Eye and ben

I dropped round to the National Theatre on my way to Borough Markets and the Tate Modern on Saturday to try and grab a day ticket for a matinee.  Given the choice between Mrs Affleck and the controversial England People Very Nice, I went for the later, thinking that I could compare perspectives on immigration in this contemporary play and Miller’s 1956 New York.

The National holds back about fifty seats for each performance for sale on the day.  They go for ten pounds (limited to two per person).  I arrived at about ten to nine and there were already about twenty five people waiting in line.
Line for day tickets

They sold out by ten.  I imagine on weekdays it would be a bit less busy.  I grabbed a ticket and headed off for a morning of venison burgers and chai, stopping to marvel at a great instillation piece at the Tate Modern.

The National Theatre has a great book shop.  I went back a bit before the play to manhandle the McDonagh section and see if they had the verse edition of A View from the Bridge.

So there I was, minding my own dorky drama business, when I hear a very familiar voice behind me.  I turn half around and find Alan Rickman striding towards the DVD section.  I don’t often recognise celebrities, so I thought I should mark the occasion, and surreptitiously sent a text message to a friend back in Edinburgh.  Just as I pressed send on “I’m standing next to Alan Rickman!” I noticed that Rickman was now actually standing right next to me.  I dropped my phone in my pocket and hid in a copy of Meyerhold: A Life.

In the biography section Meyerhold sits right next to Miller.  I got distracted by all the Miller books  looking for possible clues as to where I could find copies of his working drafts.

Five minutes passed.

Suddenly the shop’s anti-theft alarm went off.  Startled, I flailed my arms ridiculously (somewhat out-of-character for me as I’m not usually afraid of loud noises) and hit the person standing to my left in the stomach with The Cambridge Companion to Arthur Miller.  I turned to apologise.  Rickman again.

I squeaked.

He said “I’m sorry” (in his deep and distinctive Alan Rickman voice) .

For those unfamiliar with yoof culture, Alan Rickman plays Snape in the Harry Potter movies. This is what he looks like:

Snape

Snape

Scary.

We didn’t have wizard duel. But I reckon I could have taken him out.

England People Very Nice is a terrible play.  It has been criticised as racist, and it is, but that was only the start of my problems with it.  It was also overly didactic (quite an accomplishment for a play that also relied so heavily on bad racial jokes), too long, repetitive and not at all funny.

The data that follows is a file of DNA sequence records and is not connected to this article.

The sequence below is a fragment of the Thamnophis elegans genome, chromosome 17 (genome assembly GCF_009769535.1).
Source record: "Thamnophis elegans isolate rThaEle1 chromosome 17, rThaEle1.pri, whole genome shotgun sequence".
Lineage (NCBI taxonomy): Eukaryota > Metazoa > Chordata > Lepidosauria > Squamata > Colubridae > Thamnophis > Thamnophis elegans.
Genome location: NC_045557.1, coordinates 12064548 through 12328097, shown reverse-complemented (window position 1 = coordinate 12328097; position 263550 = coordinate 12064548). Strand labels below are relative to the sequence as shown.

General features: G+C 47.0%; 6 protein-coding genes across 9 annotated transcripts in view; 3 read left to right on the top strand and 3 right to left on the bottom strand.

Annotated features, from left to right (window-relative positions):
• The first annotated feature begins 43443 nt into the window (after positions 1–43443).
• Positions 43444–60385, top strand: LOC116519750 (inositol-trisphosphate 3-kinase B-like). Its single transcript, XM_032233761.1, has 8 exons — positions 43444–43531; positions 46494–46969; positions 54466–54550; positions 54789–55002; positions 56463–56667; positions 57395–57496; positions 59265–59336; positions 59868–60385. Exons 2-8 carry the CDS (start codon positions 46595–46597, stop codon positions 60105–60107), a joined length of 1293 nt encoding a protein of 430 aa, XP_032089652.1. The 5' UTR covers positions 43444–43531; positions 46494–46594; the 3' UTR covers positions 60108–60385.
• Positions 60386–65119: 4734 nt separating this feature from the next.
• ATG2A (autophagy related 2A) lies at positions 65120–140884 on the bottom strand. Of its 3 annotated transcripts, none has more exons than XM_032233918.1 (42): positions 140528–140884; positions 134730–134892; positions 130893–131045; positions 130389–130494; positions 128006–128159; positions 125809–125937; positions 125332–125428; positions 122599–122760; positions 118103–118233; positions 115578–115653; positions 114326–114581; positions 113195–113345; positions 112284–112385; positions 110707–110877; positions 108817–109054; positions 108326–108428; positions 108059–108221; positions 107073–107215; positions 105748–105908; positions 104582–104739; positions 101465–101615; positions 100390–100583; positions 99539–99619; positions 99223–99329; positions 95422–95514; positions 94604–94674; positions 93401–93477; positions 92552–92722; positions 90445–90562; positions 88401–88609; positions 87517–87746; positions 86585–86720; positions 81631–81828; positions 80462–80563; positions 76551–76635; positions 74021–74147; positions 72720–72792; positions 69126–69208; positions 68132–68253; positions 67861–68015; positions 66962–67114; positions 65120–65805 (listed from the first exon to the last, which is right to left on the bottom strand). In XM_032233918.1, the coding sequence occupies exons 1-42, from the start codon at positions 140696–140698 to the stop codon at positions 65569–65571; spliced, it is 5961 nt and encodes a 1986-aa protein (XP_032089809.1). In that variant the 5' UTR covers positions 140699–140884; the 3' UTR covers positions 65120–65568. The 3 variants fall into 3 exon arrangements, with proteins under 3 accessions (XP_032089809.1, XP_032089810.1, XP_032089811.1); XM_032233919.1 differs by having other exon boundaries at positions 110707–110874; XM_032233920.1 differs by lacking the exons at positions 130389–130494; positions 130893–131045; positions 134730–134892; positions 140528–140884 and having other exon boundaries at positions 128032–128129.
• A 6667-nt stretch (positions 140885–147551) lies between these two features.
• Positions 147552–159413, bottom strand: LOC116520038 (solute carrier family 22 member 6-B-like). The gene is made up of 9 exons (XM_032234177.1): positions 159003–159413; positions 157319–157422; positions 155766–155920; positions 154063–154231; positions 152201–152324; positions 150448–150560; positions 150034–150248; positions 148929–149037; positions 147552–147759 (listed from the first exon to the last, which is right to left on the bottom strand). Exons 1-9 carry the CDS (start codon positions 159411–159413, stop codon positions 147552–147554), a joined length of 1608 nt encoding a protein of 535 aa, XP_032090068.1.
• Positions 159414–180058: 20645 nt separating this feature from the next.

It’s a great pity, because it is unusual to have a play written for such a large multi-racial cast.  And it was generally well acted, as far as the performances were able to transcend the material.  I recognised some familiar faces – like her and this guy.

Richard Bean builds England People Very Nice from a basic play-within-a-play format – a group of asylum seekers writing and acting about immigration to Bethnal Green through the ages.  This allows the cast to take breaks to make glaringly obvious meta-diegetic comments about the narrative.

“Is this a play about immigration or a play about love?”
“Intermarriage is the first sign of cultural integration.”

The influence of  Caryl Churchill is clearly identifiable in the work, with the director character in the dentention centre flouncing about saying things like “Our characters are children and their playground is time!”  But rather than the archetypal characters exploring changes in attitudes to gender and sexuality like in Churchill’s Cloud Nine, they just behave the same way in each time period they inhabit.  It’s a sad vision.

I wasn’t the only person that didn’t enjoy it.  I overheard two gentlemen talking as we shuffled out:

“I guess it just shows how racist we all are.”
“I don’t think so.  I think that’s the last time June recommends a play to us.  There should be a number we can call that issues a statement letting us know whether or not she’s still sane.”

The play operates under the assumption that if you mock every race and culture you can get away with making stupid jibes like “As Jewish as the hole in the sheet” and “For Jewish people, there’s no smoke without salmon”.

What was particularly disturbing was not the content of the play itself but noticing how and when the audience actually laughed at the poor taste jokes.  I guess it’s my fault for going to see a play described as “A riotous journey through four waves of immigration from the 17th century to today.”
But then again, to quote the play:
“Only a liberal blames himself for getting mugged.”

England People Very Nice
Richard Bean

National Theatre
28/02/2009

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